09:35 Monday 7th April 2014
BBC Radio Cambridgeshire
[A]NDIE HARPER: Today we’re asking if you feel part of your community. This on the back of a survey which revealed that things are improving in the East of England. .. A study commissioned by the BBC found 60% of us in the East feel more connected to our neighbourhood than we did say ten years ago. But is that reflected in Cambridge itself? Can a city with a transient and growing population create a community feeling? Sarah Brown is the Executive Councillor for Community and Wellbeing on Cambridge City Council and joins me now. Good morning to you Sarah.
SARAH BROWN: Good morning. Thanks for having me.
ANDIE HARPER: Nice to talk to you. So Cambridge is a city, a vibrant city, with so much going on. And it caters for every need really and every interest. But can you say that there is a feeling of community about it?
SARAH BROWN: It’s a good question. Certainly in Cambridge we do face some particular challenges in that regard. As you’ve mentioned, we have a lot of the population who are transient, students, young professionals, and the city’s growing quite quickly as well, so there’s a lot of development. And it is challenging to make sure that community spirit can build in new communities, can remain in communities, when a lot of people are only staying for two, three years perhaps.
ANDIE HARPER: I suppose, in a city, it sort of like has satellite communities, doesn’t it? Places like Newnham, Girton, Trumpington, well-established places, they have their own community spirit, rather than saying we’re part of Cambridge maybe.
SARAH BROWN: Yes, very much so. And also the villages nearby. So places like Milton for example. People who live there kind of regard themselves as living in Cambridge, but also there’s a particular village spirit going on. I think a lot of the nostalgia, I heard one of your callers mentioned the Northern spirit, maybe some of that is possibly rose-tinted I think. I have a confession to make. I’m a transplanted Northerner myself. I’m from Sheffield. And to be honest I don’t really notice that much difference.
ANDIE HARPER: Oh right. So that’s encouraging I suppose, because yes, it was me. I grew up (in) smaller places than Sheffield, I have to admit, and I do think that people I pass are more ready and willing to perhaps nod and say good morning. Cambridge of course as I said has so much to offer, but I imagine that to feel that you’re part of a community, you’d have to join a heck of a lot of things to see the same people, wouldn’t you?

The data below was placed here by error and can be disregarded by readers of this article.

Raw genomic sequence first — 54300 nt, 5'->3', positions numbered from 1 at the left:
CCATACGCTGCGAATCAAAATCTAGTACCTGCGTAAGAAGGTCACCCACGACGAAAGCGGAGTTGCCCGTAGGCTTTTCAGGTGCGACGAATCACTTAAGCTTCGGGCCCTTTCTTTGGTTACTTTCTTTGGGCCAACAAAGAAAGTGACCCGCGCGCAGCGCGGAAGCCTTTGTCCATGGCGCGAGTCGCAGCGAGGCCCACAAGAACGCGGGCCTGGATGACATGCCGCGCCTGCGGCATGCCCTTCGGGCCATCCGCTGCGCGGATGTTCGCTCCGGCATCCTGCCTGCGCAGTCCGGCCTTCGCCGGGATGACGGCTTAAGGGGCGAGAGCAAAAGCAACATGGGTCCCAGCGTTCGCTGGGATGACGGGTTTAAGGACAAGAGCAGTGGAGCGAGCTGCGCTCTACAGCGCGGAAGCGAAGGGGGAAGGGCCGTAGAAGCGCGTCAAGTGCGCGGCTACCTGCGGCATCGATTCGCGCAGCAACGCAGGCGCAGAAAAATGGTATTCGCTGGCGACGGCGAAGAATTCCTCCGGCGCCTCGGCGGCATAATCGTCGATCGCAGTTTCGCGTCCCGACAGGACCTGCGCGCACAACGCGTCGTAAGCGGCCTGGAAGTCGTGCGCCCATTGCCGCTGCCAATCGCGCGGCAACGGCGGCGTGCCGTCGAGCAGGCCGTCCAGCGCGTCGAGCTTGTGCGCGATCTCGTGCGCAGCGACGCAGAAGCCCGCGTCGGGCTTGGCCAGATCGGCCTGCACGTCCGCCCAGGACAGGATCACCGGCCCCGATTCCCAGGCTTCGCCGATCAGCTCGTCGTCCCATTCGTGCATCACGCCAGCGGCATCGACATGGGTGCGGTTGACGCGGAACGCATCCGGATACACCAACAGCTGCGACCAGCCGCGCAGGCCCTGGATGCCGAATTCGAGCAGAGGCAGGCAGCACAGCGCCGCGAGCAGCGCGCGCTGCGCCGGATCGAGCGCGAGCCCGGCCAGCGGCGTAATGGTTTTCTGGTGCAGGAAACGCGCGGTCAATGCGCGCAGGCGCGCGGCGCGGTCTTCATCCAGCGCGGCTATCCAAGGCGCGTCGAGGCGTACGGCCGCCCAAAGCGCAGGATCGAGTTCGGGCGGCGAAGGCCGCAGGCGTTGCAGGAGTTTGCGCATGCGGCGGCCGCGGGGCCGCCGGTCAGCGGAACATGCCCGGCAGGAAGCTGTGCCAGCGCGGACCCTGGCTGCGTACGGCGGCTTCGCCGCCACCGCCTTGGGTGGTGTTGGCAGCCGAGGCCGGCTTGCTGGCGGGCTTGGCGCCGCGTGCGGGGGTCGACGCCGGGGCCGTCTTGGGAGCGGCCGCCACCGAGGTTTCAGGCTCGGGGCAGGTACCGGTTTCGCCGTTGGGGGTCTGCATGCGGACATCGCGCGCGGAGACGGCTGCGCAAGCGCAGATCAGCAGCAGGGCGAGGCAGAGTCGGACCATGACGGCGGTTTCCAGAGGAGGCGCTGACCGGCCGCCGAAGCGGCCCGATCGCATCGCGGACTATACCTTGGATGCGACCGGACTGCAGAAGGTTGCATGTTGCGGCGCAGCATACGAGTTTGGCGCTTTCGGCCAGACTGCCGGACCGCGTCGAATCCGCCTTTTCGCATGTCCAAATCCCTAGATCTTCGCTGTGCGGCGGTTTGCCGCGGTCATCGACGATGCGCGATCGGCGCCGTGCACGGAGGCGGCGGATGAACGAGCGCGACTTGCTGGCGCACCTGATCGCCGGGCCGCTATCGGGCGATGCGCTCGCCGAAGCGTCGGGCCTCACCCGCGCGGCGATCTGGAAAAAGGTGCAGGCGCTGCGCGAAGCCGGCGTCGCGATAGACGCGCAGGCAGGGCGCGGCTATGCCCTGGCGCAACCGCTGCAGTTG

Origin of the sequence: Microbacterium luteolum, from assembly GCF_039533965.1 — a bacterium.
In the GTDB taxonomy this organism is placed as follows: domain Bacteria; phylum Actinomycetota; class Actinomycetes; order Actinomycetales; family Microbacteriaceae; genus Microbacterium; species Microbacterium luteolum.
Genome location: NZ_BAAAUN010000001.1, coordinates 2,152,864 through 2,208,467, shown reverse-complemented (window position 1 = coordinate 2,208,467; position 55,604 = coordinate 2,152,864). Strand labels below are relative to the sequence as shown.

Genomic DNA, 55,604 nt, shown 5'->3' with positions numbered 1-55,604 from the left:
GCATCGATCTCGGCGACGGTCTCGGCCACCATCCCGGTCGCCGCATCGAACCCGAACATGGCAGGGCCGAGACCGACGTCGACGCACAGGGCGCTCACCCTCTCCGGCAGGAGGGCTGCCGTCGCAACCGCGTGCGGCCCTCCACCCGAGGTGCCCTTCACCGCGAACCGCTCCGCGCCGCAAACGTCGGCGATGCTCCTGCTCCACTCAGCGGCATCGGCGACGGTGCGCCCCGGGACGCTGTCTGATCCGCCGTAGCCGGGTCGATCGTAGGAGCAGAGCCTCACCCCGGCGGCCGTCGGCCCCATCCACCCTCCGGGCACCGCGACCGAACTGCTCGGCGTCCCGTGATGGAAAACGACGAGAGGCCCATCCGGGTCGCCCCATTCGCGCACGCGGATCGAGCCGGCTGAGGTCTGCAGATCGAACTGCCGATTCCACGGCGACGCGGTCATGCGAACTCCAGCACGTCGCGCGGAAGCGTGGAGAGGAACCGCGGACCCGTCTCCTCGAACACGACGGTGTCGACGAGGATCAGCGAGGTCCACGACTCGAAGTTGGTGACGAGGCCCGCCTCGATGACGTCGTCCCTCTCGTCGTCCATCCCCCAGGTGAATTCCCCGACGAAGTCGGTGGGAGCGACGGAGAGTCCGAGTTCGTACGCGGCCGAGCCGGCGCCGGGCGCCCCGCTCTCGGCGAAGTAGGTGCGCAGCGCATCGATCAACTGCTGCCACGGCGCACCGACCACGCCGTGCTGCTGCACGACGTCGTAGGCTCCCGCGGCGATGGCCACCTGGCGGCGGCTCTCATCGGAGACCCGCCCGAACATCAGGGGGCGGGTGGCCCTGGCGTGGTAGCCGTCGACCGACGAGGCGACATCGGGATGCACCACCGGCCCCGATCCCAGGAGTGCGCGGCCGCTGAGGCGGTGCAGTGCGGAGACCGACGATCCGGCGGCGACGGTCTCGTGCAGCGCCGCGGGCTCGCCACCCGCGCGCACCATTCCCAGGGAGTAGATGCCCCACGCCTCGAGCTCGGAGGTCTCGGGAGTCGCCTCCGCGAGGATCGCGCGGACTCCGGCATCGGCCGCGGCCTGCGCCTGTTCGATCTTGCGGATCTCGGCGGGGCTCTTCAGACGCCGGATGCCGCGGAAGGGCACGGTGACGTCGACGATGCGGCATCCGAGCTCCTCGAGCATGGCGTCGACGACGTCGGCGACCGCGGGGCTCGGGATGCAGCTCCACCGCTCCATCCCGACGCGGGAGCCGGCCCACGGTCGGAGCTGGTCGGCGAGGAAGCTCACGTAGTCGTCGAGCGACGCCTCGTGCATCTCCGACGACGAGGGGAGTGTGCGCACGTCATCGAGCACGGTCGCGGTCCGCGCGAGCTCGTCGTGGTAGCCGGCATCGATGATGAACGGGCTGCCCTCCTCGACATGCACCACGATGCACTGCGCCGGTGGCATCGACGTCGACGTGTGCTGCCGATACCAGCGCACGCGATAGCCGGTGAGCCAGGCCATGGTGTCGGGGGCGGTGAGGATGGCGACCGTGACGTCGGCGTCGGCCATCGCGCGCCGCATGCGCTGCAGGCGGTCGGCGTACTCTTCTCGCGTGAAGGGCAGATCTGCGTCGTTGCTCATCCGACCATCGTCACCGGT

SARAH BROWN: To an extent. I think maybe I’m lucky in the part of Cambridge I live in, near Mill Road. That’s quite special. There’s a big sense of community centred around Mill Road itself. There are lots of things going on in the community though, in which people can get involved. A lot of the places where groups meet, the City Council have a lot of them. Other groups have a lot of them. A lot of big buildings like churches rent spaces out, and various community groups use those, not necessarily religious, they’re just using the space. So there is stuff going on, if people want to get involved.
ANDIE HARPER: I suppose the point to make really is you can organise all you like, but really you can’t make people go along, and you can’t make people feel part of a community, can you?
SARAH BROWN: That’s right. You can lead a horse to water, but you can’t make it drink. And the opportunities I think are there. Some people have very busy lives. Some people want to get involved in things. Others maybe don’t. And in a city where people are living very very close to each other, you’re always going to face those pressures. It is going to be different to village life, but I think it has its advantages. It’s very vibrant as you say.
ANDIE HARPER: I said when I introduced you that you’re the Executive Councillor for Community and Wellbeing. Is there a sense of wellbeing in this city? There ought to be, because if there isn’t here, there won’t be anywhere, I’d have thought.
SARAH BROWN: (LAUGHS) Yes, there are some things in Cambridge we’re doing very well. We have a very healthy population. We have a very active population. But we’re also a great city, and we face challenges, particularly in new communities near Trumpington, in the North West of the city. And one of the challenges we face in the Council is trying to make sure that those people who move into those communities don’t feel like they’re disconnected from the existing communities, and vice versa. So that’s something we’re actively working on.
ANDIE HARPER: Sarah, it’s been really good to talk to you. Thanks for joining us. Cheers. All the best. That’s Sarah Brown, Executive Councillor for Community and Wellbeing on Cambridge City Council.